Selecting books at the right level is essential for building strong independent readers.
Do not hesitate to read aloud books that are below or above a child’s reading level. If your child is paying attention, asking questions and seems interested in the text, then the reading has value.
If you want to know at approximately what grade level a book is written, you can try entering it into this Scholastic Book Wizard. I selected the grade level equivalent, but you may want to learn more about the Lexile score, as this can measure reading difficulty beyond 12th grade reading level. Keep in mind that these scores do not tell you whether your child is comprehending at that level. It is up to you to ask questions to check for understanding and train your child to use reading strategies during reading.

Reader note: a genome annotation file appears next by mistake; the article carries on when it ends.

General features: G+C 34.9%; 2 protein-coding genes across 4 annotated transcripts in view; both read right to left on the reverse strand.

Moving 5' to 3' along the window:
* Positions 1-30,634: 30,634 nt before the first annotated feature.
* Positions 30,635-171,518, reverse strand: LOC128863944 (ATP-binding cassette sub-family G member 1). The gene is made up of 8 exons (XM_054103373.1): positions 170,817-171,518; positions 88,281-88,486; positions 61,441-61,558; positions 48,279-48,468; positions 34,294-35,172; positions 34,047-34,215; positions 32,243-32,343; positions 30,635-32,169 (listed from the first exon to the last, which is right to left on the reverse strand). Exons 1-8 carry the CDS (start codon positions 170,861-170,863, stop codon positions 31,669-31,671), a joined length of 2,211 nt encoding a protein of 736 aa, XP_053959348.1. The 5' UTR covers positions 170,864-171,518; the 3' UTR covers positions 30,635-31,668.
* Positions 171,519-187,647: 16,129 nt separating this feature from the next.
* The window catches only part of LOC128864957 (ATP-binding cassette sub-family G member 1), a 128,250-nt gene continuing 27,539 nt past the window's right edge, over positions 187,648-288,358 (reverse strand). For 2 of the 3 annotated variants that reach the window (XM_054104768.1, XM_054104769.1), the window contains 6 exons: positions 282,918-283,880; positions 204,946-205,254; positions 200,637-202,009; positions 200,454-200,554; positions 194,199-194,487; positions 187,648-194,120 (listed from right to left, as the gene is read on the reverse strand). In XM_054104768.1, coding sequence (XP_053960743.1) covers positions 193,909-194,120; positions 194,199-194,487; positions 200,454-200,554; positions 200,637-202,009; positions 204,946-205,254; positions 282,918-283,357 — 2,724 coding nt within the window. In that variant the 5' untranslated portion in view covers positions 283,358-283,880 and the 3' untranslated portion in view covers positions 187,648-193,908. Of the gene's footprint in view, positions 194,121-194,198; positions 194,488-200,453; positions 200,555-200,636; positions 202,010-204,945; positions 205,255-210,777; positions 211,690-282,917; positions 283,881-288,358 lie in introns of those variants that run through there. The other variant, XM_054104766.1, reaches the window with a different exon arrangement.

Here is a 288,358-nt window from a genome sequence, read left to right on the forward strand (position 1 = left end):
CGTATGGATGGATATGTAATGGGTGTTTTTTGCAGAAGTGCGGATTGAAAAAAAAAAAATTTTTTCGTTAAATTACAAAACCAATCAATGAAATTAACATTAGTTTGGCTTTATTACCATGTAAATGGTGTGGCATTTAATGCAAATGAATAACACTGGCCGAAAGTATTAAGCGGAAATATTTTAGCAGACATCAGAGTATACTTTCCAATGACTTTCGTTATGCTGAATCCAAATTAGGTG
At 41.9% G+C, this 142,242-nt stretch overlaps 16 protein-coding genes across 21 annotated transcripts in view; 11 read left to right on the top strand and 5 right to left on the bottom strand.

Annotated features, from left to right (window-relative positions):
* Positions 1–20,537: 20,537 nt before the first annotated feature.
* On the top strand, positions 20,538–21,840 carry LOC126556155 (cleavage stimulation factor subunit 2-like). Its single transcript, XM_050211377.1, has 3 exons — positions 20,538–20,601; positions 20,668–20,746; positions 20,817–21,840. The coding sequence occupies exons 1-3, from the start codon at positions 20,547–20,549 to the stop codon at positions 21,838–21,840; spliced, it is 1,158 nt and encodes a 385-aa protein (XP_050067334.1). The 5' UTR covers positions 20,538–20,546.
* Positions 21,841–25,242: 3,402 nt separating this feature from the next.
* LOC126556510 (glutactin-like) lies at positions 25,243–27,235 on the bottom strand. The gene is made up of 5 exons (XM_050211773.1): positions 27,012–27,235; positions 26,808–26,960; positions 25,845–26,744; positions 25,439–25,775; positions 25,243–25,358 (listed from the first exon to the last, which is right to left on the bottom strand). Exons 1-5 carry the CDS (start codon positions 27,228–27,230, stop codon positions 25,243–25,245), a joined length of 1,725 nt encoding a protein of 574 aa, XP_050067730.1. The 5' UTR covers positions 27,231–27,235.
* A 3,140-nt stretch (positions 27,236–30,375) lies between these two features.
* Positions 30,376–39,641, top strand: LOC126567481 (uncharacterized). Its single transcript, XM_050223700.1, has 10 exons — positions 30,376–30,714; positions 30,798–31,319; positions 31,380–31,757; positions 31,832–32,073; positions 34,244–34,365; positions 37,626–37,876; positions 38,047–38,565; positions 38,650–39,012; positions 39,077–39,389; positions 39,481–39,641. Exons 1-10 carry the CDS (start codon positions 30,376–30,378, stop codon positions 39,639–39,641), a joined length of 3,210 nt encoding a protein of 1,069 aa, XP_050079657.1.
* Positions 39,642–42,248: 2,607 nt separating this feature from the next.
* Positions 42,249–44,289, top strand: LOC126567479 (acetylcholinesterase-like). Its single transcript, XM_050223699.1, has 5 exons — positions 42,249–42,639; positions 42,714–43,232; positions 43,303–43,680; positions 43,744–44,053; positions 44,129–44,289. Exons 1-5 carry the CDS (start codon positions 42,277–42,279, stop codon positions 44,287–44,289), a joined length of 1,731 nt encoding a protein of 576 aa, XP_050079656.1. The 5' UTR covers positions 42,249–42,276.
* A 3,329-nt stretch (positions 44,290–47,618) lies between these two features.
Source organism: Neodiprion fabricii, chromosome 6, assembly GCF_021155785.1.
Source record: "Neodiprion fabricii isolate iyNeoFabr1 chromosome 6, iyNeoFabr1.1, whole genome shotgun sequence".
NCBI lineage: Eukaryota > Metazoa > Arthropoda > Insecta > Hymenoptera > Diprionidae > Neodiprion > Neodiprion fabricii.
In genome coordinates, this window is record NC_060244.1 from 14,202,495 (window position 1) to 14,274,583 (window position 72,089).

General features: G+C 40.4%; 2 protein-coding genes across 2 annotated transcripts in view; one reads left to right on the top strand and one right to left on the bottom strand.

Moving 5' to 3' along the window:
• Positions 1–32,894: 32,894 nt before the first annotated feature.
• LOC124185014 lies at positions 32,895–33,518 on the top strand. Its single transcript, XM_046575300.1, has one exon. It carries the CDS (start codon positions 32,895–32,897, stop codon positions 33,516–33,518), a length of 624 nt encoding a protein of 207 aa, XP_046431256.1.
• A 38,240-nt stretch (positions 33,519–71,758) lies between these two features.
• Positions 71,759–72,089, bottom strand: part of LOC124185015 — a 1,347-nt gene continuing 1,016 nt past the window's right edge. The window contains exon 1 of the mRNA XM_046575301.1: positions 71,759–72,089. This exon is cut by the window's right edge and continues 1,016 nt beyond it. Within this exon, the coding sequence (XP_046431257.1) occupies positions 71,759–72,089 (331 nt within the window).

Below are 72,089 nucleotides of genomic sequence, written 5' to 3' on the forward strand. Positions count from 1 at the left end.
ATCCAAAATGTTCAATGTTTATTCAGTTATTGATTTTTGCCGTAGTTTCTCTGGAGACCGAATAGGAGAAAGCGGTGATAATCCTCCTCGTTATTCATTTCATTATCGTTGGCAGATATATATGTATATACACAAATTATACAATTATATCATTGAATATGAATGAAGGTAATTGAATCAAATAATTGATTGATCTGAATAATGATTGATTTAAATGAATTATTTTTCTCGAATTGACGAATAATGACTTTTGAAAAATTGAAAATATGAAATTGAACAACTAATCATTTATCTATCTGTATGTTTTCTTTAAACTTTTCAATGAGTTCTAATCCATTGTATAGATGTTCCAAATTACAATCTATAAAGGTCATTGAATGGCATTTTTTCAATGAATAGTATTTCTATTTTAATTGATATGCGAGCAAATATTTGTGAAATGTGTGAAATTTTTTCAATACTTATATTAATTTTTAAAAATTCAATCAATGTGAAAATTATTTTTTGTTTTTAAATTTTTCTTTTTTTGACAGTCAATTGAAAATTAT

Reading comprehension results from several skills: the use of reading/thinking strategies, knowledge of text structure, comprehension of vocabulary, and ability to decode vocabulary. You can build on your child’s reading skills by modeling your thinking while reading books aloud, point out text features you are using to get information (pictures, headings), and showing your child what to do when they don’t understand a word.
I searched a text called “Mouse Paint” by Ellen Stoll Walsh and found that it is listed at a second grade level. This means that a child reading at a second grade reading level should be able to read the text independently, be able to retell the story and understand 90% of the words. I have been reading it aloud to my three year old to discuss how colors mix to create new colors. Because I am reading it aloud and supplementing the text with discussion of the pictures, my child is understanding the basics of the text.